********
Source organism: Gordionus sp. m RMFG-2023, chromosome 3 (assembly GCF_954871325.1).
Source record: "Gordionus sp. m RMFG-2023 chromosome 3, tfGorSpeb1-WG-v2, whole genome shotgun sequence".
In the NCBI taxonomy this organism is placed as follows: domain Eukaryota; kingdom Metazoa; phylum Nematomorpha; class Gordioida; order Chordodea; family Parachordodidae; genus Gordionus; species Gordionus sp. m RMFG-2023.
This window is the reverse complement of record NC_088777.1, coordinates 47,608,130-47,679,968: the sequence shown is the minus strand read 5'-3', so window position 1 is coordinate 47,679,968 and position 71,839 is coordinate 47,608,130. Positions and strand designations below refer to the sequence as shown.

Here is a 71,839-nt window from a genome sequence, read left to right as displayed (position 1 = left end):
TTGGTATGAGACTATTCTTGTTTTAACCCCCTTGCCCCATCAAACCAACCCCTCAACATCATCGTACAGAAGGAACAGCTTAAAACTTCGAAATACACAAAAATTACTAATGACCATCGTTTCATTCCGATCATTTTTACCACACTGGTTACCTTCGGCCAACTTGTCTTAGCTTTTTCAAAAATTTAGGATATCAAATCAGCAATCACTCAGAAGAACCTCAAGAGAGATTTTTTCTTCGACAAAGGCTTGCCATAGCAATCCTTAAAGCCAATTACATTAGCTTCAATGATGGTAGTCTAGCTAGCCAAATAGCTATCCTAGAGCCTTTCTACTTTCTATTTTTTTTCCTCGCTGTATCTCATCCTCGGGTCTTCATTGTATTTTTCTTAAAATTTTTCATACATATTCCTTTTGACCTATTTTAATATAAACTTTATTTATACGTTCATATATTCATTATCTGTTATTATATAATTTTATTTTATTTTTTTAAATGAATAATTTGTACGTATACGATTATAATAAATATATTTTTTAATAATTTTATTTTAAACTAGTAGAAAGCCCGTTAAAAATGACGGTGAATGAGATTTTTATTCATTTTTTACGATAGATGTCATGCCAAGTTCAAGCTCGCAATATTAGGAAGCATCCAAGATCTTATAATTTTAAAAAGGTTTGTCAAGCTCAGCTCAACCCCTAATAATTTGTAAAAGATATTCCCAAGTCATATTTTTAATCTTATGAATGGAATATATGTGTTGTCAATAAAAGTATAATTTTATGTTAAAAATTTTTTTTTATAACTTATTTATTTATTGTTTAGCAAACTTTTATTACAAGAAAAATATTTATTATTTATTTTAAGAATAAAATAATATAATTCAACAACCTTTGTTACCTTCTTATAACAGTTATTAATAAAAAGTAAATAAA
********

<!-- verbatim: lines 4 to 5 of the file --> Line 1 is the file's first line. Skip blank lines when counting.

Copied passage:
This window is the reverse complement of record NC_088777.1, coordinates 47,608,130-47,679,968: the sequence shown is the minus strand read 5'-3', so window position 1 is coordinate 47,679,968 and position 71,839 is coordinate 47,608,130. Positions and strand designations below refer to the sequence as shown.

Here is a 71,839-nt window from a genome sequence, read left to right as displayed (position 1 = left end):